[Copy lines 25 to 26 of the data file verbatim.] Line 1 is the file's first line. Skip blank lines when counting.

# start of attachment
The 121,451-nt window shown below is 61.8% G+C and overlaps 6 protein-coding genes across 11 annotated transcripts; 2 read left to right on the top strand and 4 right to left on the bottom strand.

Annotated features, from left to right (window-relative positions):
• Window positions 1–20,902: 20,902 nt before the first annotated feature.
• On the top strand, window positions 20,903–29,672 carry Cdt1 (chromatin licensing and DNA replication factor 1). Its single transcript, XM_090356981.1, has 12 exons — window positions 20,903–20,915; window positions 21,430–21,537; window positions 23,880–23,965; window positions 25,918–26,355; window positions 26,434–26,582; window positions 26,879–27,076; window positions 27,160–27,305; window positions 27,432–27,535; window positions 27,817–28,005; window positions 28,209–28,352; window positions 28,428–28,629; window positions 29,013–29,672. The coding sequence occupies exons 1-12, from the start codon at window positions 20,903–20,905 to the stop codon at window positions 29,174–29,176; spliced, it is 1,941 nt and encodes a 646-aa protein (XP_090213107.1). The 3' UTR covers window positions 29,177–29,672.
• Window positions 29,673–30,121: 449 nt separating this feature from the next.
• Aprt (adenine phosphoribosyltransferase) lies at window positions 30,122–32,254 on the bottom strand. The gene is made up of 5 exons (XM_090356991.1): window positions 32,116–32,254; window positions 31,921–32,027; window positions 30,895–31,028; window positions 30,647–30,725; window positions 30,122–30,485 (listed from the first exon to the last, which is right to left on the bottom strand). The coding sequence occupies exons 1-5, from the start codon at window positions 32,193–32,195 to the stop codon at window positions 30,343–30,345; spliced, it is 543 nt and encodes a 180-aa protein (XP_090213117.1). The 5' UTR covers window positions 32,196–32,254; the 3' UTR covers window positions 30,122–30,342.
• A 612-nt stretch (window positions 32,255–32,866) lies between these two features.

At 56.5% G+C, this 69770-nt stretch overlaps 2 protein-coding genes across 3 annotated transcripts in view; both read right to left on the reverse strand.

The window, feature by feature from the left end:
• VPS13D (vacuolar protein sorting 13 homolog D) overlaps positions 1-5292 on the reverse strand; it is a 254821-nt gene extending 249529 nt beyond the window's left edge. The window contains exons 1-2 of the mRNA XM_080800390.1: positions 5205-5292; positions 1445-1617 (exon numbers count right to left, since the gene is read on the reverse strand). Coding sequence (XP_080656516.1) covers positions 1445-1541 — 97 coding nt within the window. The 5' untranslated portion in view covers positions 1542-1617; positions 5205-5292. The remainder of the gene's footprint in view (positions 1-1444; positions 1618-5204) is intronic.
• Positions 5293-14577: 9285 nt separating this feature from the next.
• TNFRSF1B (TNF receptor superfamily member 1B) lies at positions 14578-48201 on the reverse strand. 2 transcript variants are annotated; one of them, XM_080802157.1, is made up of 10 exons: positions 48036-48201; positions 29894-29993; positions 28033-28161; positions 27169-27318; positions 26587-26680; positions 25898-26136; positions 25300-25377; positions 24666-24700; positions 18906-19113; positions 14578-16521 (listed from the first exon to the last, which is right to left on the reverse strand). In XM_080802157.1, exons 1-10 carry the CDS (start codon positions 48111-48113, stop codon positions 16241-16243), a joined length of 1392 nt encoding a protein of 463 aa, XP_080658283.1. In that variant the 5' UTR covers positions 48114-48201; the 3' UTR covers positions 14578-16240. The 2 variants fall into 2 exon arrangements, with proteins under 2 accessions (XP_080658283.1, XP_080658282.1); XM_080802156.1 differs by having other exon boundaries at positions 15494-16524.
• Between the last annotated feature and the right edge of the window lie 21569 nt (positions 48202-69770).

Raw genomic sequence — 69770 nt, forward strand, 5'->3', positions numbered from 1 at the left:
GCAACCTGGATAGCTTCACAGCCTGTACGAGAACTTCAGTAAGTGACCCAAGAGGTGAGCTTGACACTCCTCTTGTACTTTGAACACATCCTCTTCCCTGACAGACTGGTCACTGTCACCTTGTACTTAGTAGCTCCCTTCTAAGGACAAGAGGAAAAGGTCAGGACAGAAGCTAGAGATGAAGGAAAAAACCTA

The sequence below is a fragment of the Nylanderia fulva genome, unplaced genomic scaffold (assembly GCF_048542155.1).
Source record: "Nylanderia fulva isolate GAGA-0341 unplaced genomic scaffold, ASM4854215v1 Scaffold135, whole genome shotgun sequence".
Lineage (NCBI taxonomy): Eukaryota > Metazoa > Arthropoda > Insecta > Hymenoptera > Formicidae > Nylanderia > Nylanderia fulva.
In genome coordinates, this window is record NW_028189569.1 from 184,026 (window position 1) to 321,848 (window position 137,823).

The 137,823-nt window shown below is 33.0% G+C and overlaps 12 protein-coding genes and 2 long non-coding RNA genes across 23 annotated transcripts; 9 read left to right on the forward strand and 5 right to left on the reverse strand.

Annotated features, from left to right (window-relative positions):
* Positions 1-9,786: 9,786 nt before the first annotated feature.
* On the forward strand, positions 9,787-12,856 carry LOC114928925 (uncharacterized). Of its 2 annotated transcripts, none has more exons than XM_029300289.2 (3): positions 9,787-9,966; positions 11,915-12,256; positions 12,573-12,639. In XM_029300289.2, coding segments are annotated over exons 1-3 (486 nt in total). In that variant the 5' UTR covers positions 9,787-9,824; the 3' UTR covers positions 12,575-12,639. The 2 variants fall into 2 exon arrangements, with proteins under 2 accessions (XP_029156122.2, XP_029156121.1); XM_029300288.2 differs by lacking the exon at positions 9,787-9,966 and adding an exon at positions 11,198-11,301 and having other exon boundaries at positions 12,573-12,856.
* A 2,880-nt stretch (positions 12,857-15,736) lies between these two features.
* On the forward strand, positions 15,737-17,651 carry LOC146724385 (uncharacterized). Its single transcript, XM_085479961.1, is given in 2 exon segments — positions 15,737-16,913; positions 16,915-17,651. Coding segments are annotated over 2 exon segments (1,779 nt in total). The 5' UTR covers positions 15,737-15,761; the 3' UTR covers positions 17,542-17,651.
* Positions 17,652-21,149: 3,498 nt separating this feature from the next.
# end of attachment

* On the forward strand, positions 15,737-17,651 carry LOC146724385 (uncharacterized). Its single transcript, XM_085479961.1, is given in 2 exon segments — positions 15,737-16,913; positions 16,915-17,651. Coding segments are annotated over 2 exon segments (1,779 nt in total). The 5' UTR covers positions 15,737-15,761; the 3' UTR covers positions 17,542-17,651.
* Positions 17,652-21,149: 3,498 nt separating this feature from the next.